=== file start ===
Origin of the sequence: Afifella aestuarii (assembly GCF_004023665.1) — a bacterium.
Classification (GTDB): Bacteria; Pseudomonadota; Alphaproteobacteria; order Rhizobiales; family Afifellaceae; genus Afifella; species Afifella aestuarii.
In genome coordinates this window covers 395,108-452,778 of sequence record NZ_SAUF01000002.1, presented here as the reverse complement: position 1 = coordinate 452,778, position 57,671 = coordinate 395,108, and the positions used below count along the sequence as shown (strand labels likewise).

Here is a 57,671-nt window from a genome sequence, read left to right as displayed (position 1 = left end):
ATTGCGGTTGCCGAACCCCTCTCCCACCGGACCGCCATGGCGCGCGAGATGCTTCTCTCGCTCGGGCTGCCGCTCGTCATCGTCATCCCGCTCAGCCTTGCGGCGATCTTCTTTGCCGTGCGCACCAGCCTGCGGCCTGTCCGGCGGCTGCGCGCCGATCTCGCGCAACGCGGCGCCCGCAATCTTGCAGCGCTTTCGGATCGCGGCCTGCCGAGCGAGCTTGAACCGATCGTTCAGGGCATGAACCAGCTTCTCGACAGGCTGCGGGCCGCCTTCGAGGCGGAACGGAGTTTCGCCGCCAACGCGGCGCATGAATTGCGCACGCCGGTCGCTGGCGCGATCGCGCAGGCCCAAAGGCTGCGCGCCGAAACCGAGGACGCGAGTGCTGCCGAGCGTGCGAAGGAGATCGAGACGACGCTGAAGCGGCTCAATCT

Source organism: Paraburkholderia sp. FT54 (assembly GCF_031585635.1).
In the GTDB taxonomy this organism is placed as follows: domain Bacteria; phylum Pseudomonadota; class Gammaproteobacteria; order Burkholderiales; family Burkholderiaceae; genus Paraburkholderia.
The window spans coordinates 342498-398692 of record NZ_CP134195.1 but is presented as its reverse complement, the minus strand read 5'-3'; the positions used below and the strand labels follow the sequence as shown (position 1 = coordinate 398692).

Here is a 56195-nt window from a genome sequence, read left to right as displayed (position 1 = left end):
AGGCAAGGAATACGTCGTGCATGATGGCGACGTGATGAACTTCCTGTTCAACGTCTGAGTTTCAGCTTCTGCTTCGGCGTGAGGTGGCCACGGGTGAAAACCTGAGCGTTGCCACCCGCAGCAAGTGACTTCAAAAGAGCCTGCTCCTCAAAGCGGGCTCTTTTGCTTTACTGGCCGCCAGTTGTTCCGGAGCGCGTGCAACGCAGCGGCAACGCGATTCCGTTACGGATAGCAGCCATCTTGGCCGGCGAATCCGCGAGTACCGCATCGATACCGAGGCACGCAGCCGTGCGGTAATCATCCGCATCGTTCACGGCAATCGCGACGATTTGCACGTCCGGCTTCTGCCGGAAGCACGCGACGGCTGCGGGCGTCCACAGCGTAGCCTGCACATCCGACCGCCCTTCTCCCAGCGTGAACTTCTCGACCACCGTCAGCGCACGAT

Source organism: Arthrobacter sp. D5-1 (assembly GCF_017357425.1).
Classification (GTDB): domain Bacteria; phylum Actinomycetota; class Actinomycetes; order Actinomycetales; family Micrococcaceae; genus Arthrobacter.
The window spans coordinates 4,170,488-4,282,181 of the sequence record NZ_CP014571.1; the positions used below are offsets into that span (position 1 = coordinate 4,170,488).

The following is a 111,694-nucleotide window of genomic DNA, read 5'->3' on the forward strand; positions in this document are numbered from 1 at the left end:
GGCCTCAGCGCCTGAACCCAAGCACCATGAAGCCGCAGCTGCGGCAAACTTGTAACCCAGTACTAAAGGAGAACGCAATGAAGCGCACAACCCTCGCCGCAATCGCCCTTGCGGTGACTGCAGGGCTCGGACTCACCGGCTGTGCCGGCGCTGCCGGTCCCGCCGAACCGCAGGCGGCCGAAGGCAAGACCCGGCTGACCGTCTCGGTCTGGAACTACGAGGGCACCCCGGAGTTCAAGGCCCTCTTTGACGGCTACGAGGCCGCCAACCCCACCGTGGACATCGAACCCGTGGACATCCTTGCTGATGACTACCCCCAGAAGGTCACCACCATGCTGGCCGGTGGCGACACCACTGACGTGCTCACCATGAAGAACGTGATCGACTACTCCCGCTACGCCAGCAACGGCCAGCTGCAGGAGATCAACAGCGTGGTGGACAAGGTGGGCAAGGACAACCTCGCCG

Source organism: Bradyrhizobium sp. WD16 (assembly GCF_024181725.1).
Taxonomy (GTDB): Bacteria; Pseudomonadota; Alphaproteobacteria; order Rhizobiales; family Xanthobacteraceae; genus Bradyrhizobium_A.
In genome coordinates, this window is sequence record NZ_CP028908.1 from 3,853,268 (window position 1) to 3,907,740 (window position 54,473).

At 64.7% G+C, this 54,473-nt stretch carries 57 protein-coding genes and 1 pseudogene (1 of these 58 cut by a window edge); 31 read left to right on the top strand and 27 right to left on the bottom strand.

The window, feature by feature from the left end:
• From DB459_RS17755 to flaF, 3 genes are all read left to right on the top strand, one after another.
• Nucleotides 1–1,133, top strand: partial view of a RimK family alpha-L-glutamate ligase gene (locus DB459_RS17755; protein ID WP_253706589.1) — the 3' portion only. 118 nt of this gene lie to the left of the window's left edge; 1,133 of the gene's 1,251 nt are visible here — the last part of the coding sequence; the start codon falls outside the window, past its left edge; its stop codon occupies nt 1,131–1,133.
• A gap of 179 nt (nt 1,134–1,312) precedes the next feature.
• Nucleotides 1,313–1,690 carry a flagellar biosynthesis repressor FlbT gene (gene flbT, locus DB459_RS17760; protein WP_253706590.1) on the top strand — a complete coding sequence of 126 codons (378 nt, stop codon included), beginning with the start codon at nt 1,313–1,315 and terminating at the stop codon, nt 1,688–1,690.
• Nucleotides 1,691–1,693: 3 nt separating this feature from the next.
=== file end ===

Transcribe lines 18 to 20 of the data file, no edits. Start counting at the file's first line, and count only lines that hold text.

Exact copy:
In genome coordinates, this window is sequence record NZ_CP028908.1 from 3,853,268 (window position 1) to 3,907,740 (window position 54,473).

At 64.7% G+C, this 54,473-nt stretch carries 57 protein-coding genes and 1 pseudogene (1 of these 58 cut by a window edge); 31 read left to right on the top strand and 27 right to left on the bottom strand.

The window, feature by feature from the left end: